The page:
You'll be seeing Jon Stewart on the air with "The Daily Show" for at least three more years. And you can go online to see him on past episodes stretching back to 1999.
Stewart has signed a two-year contract extension that keeps him in the anchor chair of his Comedy Central "faux news" show through 2010, the network announced Thursday. His contract had been set to expire at the end of 2008.
In a separate announcement, Comedy Central unveiled a stand-alone "Daily Show" Web site stocked with video clips from every episode since January 1999, when Stewart took over.
Visitors to that new site (separate from the Comedy Central site) can watch video clips from the most recent "Daily Show," as well as the week's highlights and some 13,000 videos spanning the full Stewart era. There are also episode synopses, games and mobile content, among other features supplementing the Emmy- and Peabody Award-winning series.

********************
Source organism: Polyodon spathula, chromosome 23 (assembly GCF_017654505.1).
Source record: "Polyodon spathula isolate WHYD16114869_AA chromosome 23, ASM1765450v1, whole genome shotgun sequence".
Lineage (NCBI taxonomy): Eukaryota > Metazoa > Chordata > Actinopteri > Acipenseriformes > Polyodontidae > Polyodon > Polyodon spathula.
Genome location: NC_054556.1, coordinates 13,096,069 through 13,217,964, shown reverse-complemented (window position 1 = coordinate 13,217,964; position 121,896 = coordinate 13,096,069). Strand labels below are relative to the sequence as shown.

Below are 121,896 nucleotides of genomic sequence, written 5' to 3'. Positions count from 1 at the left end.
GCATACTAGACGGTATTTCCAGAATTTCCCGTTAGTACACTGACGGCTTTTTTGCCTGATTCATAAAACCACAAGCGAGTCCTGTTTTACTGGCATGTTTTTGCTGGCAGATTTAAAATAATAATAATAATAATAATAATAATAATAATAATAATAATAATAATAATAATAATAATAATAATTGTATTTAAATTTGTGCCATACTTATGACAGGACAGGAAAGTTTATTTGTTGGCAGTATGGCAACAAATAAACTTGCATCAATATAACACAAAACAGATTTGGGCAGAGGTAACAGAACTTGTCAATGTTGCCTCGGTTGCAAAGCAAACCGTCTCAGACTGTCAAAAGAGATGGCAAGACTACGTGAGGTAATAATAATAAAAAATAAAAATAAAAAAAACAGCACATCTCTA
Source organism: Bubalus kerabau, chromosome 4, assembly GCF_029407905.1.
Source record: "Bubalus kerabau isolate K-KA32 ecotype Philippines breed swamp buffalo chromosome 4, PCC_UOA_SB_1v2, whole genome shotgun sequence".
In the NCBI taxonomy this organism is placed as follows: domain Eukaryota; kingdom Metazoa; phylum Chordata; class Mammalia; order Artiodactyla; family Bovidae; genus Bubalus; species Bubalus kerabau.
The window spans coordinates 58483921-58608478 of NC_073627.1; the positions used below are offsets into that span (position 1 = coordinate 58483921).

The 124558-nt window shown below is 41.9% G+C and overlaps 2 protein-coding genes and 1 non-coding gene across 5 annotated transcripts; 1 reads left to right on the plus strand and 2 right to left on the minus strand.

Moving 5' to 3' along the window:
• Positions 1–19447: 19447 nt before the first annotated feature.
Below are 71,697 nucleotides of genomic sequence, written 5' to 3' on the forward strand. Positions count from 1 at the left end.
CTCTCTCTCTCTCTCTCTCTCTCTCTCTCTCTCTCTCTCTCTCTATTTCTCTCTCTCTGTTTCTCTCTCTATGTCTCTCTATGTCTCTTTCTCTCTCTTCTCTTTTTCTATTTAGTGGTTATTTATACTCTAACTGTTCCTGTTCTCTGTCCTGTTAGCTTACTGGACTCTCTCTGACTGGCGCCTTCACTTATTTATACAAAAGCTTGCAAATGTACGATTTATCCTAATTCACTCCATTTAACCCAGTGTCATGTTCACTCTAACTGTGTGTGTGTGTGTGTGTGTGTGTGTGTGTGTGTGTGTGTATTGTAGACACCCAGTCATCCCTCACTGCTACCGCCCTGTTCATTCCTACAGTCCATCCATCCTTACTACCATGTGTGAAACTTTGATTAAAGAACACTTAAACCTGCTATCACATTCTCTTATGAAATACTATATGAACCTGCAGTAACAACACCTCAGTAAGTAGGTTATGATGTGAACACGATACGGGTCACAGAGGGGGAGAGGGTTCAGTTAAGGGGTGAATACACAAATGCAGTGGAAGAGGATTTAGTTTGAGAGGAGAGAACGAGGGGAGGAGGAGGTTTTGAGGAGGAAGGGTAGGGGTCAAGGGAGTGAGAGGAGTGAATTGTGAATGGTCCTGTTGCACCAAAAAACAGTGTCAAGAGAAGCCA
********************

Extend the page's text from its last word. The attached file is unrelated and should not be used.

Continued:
Stewart, 44, joined the satirical newscast on Jan. 11, 1999, succeeding Craig Kilborn, its host since the show began in July 1996.
Besides his anchoring duties, Stewart will continue as an executive producer and writer of "The Daily Show." His Busboy Productions also produces the successful spin-off "The Colbert Report," starring Stephen Colbert as a mock-conservative pundit.
Colbert made (faux) news earlier this week by announcing his candidacy for president.
"I look forward to using this extension to having great fun at President Colbert's expense," Stewart said.
"The Daily Show" airs Monday through Thursday at 11 p.m. EDT, with several re-airings.